Donald Steiny’s Technical Biography

This is a very short version of  my technical biography.

I have decades of experience as a software developer, high-tech entrepreneur, an investor, and an advisor in several countries.  I have worked with regional economic development in Santa Cruz and Oulu, Finland and spoken on Innovation throughout the US, in Finland, and in Austria.  I am currently an adviser or co-founder with six companies.  I am currently a member of the Venture Capital and Private Equity Roundtable, formerly founded and led Central Coast Angel Network, and was on the board of directors of International Angel Investors. I co-founded a group with the technology transfer officer of UC Santa Cruz that led to the creation of the Santa Cruz Design Center.

During his career as a software engineer, he wrote the first commercial validation suite for the Unix system calls and libraries and automated the first commercial validation suite for Unix.  Elements of this were incorporated into the POSIX standard.  I modified the AIM Benchmarks so they were multiuser and they became the first commercial multiuser benchmarks for Unix.

I wrote a natural language parser in conjunction with a woman at Bell Laboratories and John Grinder to implement John Grinder and Richard Bandler’s “Meta Model of Human Communication” using FTP, telnet, and email long before the Internet.

Later, he took what he had learned about how language worked (in conjunction with his degree in linguistics) and wrote a language at Hewlett-Packard that was used for all of the reliability testing and a significant portion of the functional validation of the HP-9000 Series on HP-UX, MPE, and MP-IX.

I ported the 8086 Assembler to the 80286 subcontracting for Bell Laboratories for the System V port.

I co-developed and taught an HP-UX internals course that became the most popular course in the training department for several years.  It was taught at several sites and at Mitsubishi Computers in Japan. I left HP and taught C and Unix for other companies and independently developed a System Vr4 internals and device drivers course that he taught at Motorola, Bell Labs, AG Communications, and elsewhere.  I also developed a Linux internals and device driver course for Sony.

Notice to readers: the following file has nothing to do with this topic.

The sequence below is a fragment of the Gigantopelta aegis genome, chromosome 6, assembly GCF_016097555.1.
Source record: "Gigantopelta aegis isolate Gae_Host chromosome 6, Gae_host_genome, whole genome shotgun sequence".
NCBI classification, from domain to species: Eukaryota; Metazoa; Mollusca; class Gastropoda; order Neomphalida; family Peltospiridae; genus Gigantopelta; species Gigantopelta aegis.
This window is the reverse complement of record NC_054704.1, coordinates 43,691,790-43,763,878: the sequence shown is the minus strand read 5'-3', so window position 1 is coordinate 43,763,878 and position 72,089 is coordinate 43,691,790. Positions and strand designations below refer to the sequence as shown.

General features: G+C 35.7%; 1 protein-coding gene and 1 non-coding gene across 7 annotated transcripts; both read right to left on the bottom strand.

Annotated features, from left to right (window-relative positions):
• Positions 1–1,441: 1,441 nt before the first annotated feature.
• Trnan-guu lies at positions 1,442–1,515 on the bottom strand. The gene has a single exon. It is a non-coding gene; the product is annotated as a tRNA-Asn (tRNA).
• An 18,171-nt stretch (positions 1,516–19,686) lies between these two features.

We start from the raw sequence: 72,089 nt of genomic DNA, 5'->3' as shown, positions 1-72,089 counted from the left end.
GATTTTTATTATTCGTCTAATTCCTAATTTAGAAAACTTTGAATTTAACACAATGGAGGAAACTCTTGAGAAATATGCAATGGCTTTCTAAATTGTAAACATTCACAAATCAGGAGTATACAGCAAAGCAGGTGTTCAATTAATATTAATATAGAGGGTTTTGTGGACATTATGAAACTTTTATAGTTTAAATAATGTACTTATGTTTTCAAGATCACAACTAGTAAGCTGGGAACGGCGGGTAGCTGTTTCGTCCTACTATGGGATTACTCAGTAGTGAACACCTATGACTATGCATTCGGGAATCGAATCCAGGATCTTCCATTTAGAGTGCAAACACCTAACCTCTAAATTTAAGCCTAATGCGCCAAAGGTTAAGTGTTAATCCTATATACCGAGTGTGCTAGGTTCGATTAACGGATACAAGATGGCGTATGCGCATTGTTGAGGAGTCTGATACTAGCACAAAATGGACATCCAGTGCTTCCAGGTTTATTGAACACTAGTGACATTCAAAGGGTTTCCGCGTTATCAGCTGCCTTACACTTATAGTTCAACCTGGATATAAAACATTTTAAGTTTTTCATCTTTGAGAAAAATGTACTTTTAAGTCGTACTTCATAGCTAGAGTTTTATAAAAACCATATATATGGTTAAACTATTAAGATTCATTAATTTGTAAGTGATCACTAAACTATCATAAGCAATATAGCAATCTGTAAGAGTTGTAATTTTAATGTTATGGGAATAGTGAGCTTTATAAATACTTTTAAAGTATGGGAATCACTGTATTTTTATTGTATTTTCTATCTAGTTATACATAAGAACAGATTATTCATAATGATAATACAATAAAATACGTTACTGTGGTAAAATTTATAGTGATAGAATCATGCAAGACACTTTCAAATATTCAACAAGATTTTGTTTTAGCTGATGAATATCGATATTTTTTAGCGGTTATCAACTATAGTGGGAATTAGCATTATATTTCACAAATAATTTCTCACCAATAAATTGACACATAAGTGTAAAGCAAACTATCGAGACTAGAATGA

I started a web company in 1994.  The company raised money. This led I to learn the ins and outs of dealing with investors and brought him into that world.  That allowed him to see hundreds, or even thousands, of business plans and pitches and learn how investors evaluate companies. In addition, I started helping Finnish companies expand into the US.

I became interested in how regions influence business success and because if independent research was invited to join the Silicon Valley Network Analysis Project at Stanford.   I spent three quarters there as a visiting scholar in the Sociology Department under Mark Granovetter and contributed as a co-author of a highly regarded book on network sociology with an  (at that time) Columbia professor, Harrison White.

Because of this background, I have an unusually deep understanding of the cultural and business challenges associated with moving or expanding a business to Silicon Valley.

I love helping startups develop a vision and strategy, get the resources they need to succeed, stay on track, and make things happen for them.  I love  saving them from making expensive mistakes and guiding them to the resources that will get what they need the most effectively.  Since I get to hear many presentations every month from startups in the latest technology and still program I am up-to-date.  My network keeps companies from reinventing the wheel and wasting time searching for resources.